Titus 2:11-14; Phil. 2:12-13; Gal. 5:22-25
Today we finish our study on soteriology (why are you applauding?), and I’m going to wrap it up with a short discussion on God’s part in sanctification. Remember that sanctification is the process in which we become more like Christ in the way we think, talk, and act. We’ve gone over our part pretty extensively, and it's not rocket science: Spending time alone with God in reading his word and prayer, utilizing the church, and taking the practical steps you need in order to avoid sinful habits. But what’s God’s part in all this? What does he do?
Well, we know that he uses trials and discipline to grow us, but what does he do on the inside of us? The interesting thing is that there isn’t a lot in Scripture about this. There’s some, but not a lot of details. Quite frankly, the above passages were what I could find. Let’s take them one at a time. Before I go any further, however, I have to acknowledge that a lot of this material comes from Transforming Grace by Jerry Bridges, which I can’t recommend highly enough.
The Titus passage is one of my favorites in all Scripture, since it summarizes Christian belief so concisely. There’s not a lot that isn’t mentioned here: God’s grace in salvation, our sanctification, the Blessed Hope (I love that phrase), and why Jesus came in the first place and what’s his grand purpose for us. But I want to focus on one thing in particular here. Paul first talks about God’s grace that’s appeared to all men in bringing salvation. But what does he say next? That “It” teaches us to say “no” to the wrong things and “yes” to the right things. What’s “it”? The pronoun refers back to “grace.” In other words, the same grace that saves us also teaches us to be holy. There's saving grace and then there's sanctifying grace. When you were saved, more than just a transaction occurred. The Holy Spirit came to live inside you; this is one of the greatest gifts that the Father has given us, and now that Gift is working inside you and instructing you in holiness. This is grace that--in contrast to saving grace--we can grow in.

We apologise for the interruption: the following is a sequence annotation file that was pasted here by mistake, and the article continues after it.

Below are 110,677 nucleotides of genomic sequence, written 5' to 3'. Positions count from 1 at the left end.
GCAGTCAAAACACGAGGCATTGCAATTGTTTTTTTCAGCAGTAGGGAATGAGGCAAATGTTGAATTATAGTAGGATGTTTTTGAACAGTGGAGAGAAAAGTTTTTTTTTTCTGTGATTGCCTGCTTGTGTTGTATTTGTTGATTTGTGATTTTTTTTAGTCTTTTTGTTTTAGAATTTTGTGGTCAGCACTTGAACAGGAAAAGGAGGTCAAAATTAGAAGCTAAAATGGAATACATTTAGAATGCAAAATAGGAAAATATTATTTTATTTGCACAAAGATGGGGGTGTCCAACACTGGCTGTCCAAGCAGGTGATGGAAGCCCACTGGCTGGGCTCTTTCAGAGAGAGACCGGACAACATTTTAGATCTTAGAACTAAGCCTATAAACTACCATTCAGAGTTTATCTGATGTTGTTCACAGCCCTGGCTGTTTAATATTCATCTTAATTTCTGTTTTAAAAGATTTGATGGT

What do the verses in Philippians tell us? We are told to work out (not “for”) our salvation. The salvation that’s inside you is supposed to overflow into the physical world so that others can see it. What’s the Force behind this “working out” process? It’s God (in the Holy Spirit) who gives you both the motivation (“to will”) and the strength (“to act”) according to his purposes.
If you’ve been a Christian for any length of time, then you know what I’m referring to. You’re tempted to do something wrong, and there’s a voice inside you that says “You shouldn’t do that.” Or someone in need is in front of you, and this voice says “Step forward and help that person.” My friend, that’s not just your conscience telling you that. It’s the Holy Spirit moving within you, causing you to want to be obedient.
And Paul says that God is moving within you to act as well. When you don’t feel like doing more service, or you don’t think you can resist that temptation any longer, you can. The same Spirit that raised Jesus from the dead (think about that power) now lives inside you, and he'll give you the strength you need.
And it’s the Spirit that produces fruit as well. Fruit is not formed by the tree “trying harder” or “putting more effort into it.” If the tree has the proper amount of water, sunlight, and nutrients from the soil, it’ll produce the fruit that its genetic structure determines. As we “keep in step with the Spirit” (which is our part again), he’ll produce the fruit of love, joy, peace, patience, kindness, goodness, faithfulness, gentleness and self-control.
How exactly does he do this? I don’t know, but I do know that he uses the means of our cooperation. As we do our part, he’ll do his. And over time, you (and other people) will see a change. And you’ll be amazed at what his transforming grace can do.
Father, thank you for your Spirit who’s changing me. I’m not what I should be, but I’m not what I used to be, and I’m not all that I will be. Please give me what I need to change.